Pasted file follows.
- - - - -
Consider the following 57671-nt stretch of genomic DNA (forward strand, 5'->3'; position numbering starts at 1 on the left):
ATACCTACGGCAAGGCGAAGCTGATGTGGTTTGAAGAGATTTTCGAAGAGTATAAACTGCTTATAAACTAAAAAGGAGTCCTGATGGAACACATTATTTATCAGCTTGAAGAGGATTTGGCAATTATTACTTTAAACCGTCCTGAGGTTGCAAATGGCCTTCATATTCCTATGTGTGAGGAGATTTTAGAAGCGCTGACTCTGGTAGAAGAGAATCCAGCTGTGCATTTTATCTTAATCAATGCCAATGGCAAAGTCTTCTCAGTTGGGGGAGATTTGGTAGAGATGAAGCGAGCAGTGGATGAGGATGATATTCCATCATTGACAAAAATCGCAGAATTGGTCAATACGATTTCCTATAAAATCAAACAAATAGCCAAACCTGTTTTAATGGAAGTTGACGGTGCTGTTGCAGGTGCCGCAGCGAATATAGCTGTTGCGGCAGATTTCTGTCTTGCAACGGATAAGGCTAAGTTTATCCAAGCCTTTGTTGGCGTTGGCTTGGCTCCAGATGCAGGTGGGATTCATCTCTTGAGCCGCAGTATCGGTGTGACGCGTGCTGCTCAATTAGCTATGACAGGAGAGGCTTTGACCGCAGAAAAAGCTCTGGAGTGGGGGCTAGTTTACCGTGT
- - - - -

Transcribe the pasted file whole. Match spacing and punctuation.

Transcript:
Consider the following 57671-nt stretch of genomic DNA (forward strand, 5'->3'; position numbering starts at 1 on the left):
ATACCTACGGCAAGGCGAAGCTGATGTGGTTTGAAGAGATTTTCGAAGAGTATAAACTGCTTATAAACTAAAAAGGAGTCCTGATGGAACACATTATTTATCAGCTTGAAGAGGATTTGGCAATTATTACTTTAAACCGTCCTGAGGTTGCAAATGGCCTTCATATTCCTATGTGTGAGGAGATTTTAGAAGCGCTGACTCTGGTAGAAGAGAATCCAGCTGTGCATTTTATCTTAATCAATGCCAATGGCAAAGTCTTCTCAGTTGGGGGAGATTTGGTAGAGATGAAGCGAGCAGTGGATGAGGATGATATTCCATCATTGACAAAAATCGCAGAATTGGTCAATACGATTTCCTATAAAATCAAACAAATAGCCAAACCTGTTTTAATGGAAGTTGACGGTGCTGTTGCAGGTGCCGCAGCGAATATAGCTGTTGCGGCAGATTTCTGTCTTGCAACGGATAAGGCTAAGTTTATCCAAGCCTTTGTTGGCGTTGGCTTGGCTCCAGATGCAGGTGGGATTCATCTCTTGAGCCGCAGTATCGGTGTGACGCGTGCTGCTCAATTAGCTATGACAGGAGAGGCTTTGACCGCAGAAAAAGCTCTGGAGTGGGGGCTAGTTTACCGTGT